Three Christian men in Indonesia who claim they were falsely accused of murder during attacks by radical Muslims are scheduled to be executed as early as Thursday.
A Washington, D.C.-based human rights monitor claims the cases of Fabianus Tibo, Dominggus Dasilva and Marinus Riwu are being rushed to a conclusion in order to appease Muslims upset by the scheduled execution of three Islamic terrorists charged in the 2002 Bali bombing.
The Indonesian government is “sacrificing true justice to provide judicial ‘balance,'” charges Jeremy Sewall, a policy analyst for International Christian Concern, or ICC.
“This is not justice,” Sewall said. “This is deception, cover-up and appeasement.”
The men were sentenced to death during the conflict in Poso, Central Sulewesi, in 2000. As WorldNetDaily reported in 2001, more than 2,000 people died in three years of clashes in Central Sulawesi province before a peace agreement was reached between Muslim and Christian leaders.
An Islamic terrorist group called Laskar Jihad threatened to eliminate Christians from the region but was held off by government troops.
Since the agreement, however, sporadic attacks – mostly against Christians – have continued, according to international Christian groups that monitor persecution, including Christian Solidarity Worldwide.
Lawyers for the three men say provincial prosecutors delivered a letter yesterday saying the executions would take place Thursday, though one report indicated it could be Friday, the BBC reported.
Attorney General Abdul Rachman Saleh told reporters the letter said the men would be shot in 72 hours.
The execution was stayed last month by the attorney general for Central Sulawesi, Mohammad Yahya Sibe, but the official suddenly was replaced, and the order was given for the executions to proceed.
The chief of police also suddenly was replaced and sent to another department.
Normally, said ICC, the appeal for the three men should last months or even a year.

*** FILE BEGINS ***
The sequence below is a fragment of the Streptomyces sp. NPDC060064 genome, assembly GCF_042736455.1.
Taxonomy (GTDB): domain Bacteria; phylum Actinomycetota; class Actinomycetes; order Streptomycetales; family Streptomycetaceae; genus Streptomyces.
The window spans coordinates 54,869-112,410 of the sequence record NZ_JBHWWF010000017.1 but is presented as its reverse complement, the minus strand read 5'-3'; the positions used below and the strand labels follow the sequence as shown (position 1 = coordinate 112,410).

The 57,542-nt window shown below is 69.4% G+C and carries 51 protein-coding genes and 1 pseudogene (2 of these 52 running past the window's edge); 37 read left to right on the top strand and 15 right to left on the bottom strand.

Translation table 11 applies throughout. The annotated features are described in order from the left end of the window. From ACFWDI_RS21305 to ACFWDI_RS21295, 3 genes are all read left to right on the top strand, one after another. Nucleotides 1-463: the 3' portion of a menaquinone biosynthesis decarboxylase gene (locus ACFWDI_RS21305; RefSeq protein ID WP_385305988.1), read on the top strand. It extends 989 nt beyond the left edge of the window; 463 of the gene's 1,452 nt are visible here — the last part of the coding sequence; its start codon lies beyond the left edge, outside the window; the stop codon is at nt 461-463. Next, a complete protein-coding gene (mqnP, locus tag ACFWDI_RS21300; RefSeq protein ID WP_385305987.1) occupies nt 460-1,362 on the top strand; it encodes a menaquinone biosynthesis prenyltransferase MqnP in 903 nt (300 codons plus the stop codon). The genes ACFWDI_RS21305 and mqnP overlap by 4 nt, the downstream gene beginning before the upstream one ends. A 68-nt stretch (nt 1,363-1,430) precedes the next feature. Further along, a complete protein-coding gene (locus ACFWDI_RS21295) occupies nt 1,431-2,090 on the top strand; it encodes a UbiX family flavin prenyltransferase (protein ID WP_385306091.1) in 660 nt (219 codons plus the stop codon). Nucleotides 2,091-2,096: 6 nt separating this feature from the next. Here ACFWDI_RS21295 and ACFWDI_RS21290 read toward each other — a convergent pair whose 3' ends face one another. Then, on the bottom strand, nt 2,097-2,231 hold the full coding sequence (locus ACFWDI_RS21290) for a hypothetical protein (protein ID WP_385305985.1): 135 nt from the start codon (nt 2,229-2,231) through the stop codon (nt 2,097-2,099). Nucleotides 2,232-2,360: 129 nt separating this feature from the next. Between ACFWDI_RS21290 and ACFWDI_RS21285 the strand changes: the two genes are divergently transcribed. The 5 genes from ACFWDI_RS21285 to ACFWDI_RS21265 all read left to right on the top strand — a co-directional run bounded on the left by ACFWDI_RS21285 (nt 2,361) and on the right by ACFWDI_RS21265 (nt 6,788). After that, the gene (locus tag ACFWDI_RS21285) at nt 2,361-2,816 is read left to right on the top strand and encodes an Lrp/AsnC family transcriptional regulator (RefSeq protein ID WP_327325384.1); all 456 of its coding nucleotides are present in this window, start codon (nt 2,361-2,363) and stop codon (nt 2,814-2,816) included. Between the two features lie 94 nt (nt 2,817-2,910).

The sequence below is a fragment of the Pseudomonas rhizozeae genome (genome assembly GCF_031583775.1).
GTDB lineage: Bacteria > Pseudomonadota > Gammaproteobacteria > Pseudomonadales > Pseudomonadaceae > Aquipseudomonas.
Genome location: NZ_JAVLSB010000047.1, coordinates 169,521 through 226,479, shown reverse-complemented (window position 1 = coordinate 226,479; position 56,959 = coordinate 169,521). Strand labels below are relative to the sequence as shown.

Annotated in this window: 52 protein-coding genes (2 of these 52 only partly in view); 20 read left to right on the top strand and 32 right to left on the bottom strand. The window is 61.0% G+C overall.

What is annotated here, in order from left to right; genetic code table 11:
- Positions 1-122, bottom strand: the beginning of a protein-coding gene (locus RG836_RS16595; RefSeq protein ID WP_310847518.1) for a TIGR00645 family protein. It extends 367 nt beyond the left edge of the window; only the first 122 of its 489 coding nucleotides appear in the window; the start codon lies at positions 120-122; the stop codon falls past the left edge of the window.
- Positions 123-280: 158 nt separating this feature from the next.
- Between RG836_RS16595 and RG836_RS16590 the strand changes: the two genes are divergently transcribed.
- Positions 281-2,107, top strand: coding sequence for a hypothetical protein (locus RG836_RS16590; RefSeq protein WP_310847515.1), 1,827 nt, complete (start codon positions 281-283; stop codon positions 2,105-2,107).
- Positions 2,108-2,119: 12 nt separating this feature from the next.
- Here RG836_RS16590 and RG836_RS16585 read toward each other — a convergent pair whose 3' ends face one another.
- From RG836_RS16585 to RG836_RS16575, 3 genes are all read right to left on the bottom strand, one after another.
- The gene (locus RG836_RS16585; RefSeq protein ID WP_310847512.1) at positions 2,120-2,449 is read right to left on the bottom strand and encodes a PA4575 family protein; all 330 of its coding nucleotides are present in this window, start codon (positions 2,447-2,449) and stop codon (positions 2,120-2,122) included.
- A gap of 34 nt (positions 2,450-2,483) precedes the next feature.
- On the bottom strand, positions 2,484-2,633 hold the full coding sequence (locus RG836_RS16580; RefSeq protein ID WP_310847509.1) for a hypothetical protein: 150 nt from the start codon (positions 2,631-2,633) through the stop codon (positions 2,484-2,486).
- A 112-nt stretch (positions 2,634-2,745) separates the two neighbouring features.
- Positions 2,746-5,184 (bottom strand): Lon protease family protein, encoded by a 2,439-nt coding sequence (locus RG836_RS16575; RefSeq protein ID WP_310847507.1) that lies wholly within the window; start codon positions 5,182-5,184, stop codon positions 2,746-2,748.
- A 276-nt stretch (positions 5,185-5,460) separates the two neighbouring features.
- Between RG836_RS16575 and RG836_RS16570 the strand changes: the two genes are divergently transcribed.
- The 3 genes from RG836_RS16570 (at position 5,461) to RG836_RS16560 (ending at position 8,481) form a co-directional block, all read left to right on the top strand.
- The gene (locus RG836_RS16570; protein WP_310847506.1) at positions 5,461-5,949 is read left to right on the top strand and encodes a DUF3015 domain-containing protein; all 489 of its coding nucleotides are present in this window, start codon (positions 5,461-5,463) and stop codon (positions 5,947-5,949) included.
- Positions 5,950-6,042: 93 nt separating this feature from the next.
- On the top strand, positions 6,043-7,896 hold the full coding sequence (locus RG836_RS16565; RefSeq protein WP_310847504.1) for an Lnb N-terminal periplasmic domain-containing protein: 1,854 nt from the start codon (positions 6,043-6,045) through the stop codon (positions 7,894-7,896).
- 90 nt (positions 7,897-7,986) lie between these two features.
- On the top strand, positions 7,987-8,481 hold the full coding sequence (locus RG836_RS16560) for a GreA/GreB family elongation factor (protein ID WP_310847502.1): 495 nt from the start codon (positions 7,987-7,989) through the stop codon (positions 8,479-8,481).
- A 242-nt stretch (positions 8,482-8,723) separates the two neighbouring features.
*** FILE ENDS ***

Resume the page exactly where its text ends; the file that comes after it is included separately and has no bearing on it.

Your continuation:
The U.S. group points out Tibo, Riwu, and Da Silva were the only men charged in the Poso conflict.
“This is a glaring injustice and hints of massive cover-up by the Indonesian government,” the group said in a statement, noting it has done its own investigation of the conflict.
“Entire Christian villages were attacked with government munitions and burned down using Indonesian government fuel trucks,” ICC said. “Christian adults and children were beheaded. The Muslim community initiated the attacks and there was every indication that local Muslim government leaders were involved. Why were no Muslims ever charged in any of the attacks?”
ICC’s president, Jeff King, said there are “so many Muslims in the Poso area with blood on their hands that the governor of Central Sulawesi, where Poso is located, recently conveyed to the community that in order to attain peace it was necessary to implement a ‘general amnesty’ for those implicated in the Poso case.”
“Strangely,” King said, “the need for amnesty is only for those who have not been charged.”
ICC is carrying out a campaign on behalf of the men, asking individuals to contact the Indonesia Embassy in the U.S., the U.K. or Canada. The group is asking for a delay in the execution and the opening of a wide-ranging investigation into the Poso attacks “so that everyone who is guilty can be charged or amnestied.”
Indonesian President Susilo Bambang Yudhoyono denied a request for clemency last year. Several members of the U.S. Congress have written to Susilo, urging him to reconsider his decision.
A number of Indonesian human rights groups are supporting the three men, seeking clemency and exoneration.
The three men claim their convictions resulted from irregularities during their trial. They contend, for example, the judge in the case neglected to consider the testimony of 13 different witnesses – including the defendants themselves – that would have exonerated them.
A number of other witnesses – including Irwanto Hasan, who at the time was a member of the Poso Police Intelligence Division – say the men were part of a humanitarian team when they were arrested.
They came to Poso in 2000 after hearing reports a Catholic Church there had been burned, according to the British-based Christian charity Jubilee Campaign.
The men entered the conflict zone to evacuate children from a church-run school in the village of Moengko, Poso City, the group said. On the morning of May 23, 2000, a Muslim mob entered the village and set fire to the church. The defendants and the students escaped out the back door before the building burned to the ground.
A few days later, according to Hasan, Tibo and the others were recruited by the Red Group, described as a “militant Christian group.” Hasan claimed the men acted to subvert the Red Group’s leaders and protect various individuals – both Christian and Muslim – from violence.
Hasan claimed that at one point Tibo saved his life.